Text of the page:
Voodoo out.

I realise this would have been better as two or more articles... In future should I write more about the travel or my thoughts and random stuff? Let me know.

I understand people have been struggling to sign up to Blogger in order to comment. If you have a googlemail account it’s quite straightforward as you can just link Blogger to that.

Wednesday, 3 March 2010

A Rambling Confession

I have to admit I'm really struggling with being on my own. I knew that my friends were incredibly important to me, but now I realise how much I depend on them as a kind of buffer zone or distraction from the contents of my head. I wonder as well if chronic fatigue is an issue, because even though I have not smoked marijuana for a month now I often find myself unable to motivate myself. I really hoped that I would study composition, work out and maybe read some philosophy while on my trip. However most of the time I simply need to rest.

I am so thoroughly determined to not waste my life; more than ever I feel that I must make a success of something in my life. Whether it is to be as a DJ, running a bar, being a politician, journalism or continuing to run events professionally I am not content with simply more coasting and unnaturally extended adolescence. But yet I find it so hard to turn these desires into focused, continual effort. And I am not so naive as to believe greatness, or even a measure of success will come without putting in thousands of hours of work. Which is so, so hard for me.

Someone here told me I should think about seeing a psychiatrist - that my depression was a result of putting too much pressure on myself. I wonder - but I don't think you get anywhere in life without being determined to be better at something than 99.9% of everyone else in the same field. And I guess I still believe I deserve to be a superstar.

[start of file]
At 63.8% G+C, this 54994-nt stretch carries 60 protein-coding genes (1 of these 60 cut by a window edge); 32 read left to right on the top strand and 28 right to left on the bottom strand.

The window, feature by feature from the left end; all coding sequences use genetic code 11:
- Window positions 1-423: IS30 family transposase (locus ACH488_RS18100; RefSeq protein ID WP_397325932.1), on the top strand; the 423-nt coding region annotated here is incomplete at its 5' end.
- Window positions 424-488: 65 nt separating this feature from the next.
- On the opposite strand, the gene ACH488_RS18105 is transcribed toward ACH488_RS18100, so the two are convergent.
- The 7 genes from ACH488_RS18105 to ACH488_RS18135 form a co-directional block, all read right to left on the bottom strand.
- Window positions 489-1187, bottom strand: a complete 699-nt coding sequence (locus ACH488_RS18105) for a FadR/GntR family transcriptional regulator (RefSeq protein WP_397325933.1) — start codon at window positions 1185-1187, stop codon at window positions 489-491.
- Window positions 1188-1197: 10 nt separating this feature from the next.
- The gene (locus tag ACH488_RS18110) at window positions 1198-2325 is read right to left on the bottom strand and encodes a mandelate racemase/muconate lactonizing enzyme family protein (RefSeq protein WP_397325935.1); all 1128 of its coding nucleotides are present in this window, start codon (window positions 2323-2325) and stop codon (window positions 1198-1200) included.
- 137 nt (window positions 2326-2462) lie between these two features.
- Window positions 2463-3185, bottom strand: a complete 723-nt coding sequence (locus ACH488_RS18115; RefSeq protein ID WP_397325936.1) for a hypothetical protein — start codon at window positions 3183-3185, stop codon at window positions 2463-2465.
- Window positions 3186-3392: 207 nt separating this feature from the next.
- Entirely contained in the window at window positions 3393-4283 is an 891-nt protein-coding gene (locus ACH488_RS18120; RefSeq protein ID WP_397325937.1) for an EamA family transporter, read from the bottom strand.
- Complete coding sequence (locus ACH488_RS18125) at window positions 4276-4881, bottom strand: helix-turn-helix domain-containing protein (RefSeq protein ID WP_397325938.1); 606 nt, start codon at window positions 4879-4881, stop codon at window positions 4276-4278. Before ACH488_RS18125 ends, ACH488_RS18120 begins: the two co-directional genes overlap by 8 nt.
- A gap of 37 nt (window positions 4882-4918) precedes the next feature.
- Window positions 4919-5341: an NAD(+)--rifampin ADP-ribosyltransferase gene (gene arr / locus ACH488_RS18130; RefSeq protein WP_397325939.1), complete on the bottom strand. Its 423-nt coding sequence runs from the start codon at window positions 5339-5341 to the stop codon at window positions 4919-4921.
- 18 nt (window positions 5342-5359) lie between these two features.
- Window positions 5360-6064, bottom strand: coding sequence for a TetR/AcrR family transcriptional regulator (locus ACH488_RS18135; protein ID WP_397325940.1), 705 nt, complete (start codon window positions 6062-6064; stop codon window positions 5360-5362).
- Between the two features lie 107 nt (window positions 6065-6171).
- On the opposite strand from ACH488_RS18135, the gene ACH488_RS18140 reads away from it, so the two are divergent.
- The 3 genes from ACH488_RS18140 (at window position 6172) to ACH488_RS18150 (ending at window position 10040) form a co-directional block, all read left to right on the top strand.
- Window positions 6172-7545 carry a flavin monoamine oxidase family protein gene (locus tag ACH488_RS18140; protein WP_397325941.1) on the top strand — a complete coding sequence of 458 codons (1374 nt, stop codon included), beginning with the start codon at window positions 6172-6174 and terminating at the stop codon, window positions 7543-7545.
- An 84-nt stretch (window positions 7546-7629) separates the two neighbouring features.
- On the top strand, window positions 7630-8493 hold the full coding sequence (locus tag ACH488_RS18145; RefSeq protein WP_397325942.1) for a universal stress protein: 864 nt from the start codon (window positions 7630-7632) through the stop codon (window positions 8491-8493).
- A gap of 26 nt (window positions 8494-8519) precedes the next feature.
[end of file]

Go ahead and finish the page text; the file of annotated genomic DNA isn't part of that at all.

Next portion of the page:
I don't know if this confessional will cheer you up. Writing some of my thoughts down helps me to process and order the chaos in my head. Another issue is that I miss my ex-girlfriend more than ever. That experience changed my life forever, made me an adult (a bit more of one, at any rate). However clich├ęd it is to write this, she showed me what love was. Whatever genetic function love fulfils it is undoubtedly a very real part of being a human being - yes, some things have yet to be explained by science. Still, I feel that the kind of happiness, stability and love I know I deserve, and the family I will one day have, will only come from continually refining and improving the package that is Robin Eden.

Tears are actually running down my face as I sit in a public place writing this. Maybe they are necessary too.

Don't worry about me too much. I'm safe, and I haven't done anything too stupid. I will persevere and ultimately win whatever crazy game I am playing (I think it's called being a human being).

I wrote this as a letter to my father.

Voodoo out. but not for the count!

Tuesday, 2 March 2010

My Big Phat Cock-Up

I remarked to my brother shortly before i left how useless the body's proclivity toward heating up in times of stress is. I had arrived at my local station one frosty winters morning only to discover i had left my ticket at home.

Despite the fact that my respiratory system had insisted on me remaining distressingly cold throughout the walk to the station, as soon as I was mildly distressed i became hotter beneath the collar than a hard pressed Gordon Brown at prime ministers question time.

Presumably our bodies keep the thermostat set fairly low the majority of the time thanks to some part its sell-by date evolutionary dictum to conserve energy. This is clearly unnecessary in a modern world where most of us are dramatically overburdened with calories and, indeed, would welcome the opportunity to consume a few more guilt free. Forget skimming pills and designer diets, imagine being able to lose weight simply by jumping into a chest freezer.

The reason i'm talking about this now is that this afternoon i had a similarly armpit-moistening moment. Funnily enough it was also caused by a transport cock-up. This one was on a substantially more epic scale. I'd been very proud of the hundred dollar ticket to California I'd managed to book myself online. The travel agent back home couldn't compete and I'd been quietly chuffed about it ever since.

Unfortunately, when I went to check in online this afternoon the smile was thoroughly wiped from my face. It turns out there are two San Jose's. One is in California, and there's no prizes for guessing where my hundred flight left from. Or the size of the refund I'll be getting. So, down a hundred bucks, looking at six hundred more on my credit card, sweating like a pig in my, admittedly lovely this time, hotel room and feeling like a prize...

Well, i'm not going to put that in print that it's a family blog. You can fill in the blanks can't you? You managed earlier. Tune in next week!

Voodoo out.

ps, there's a mosquito in here somewhere, I know it!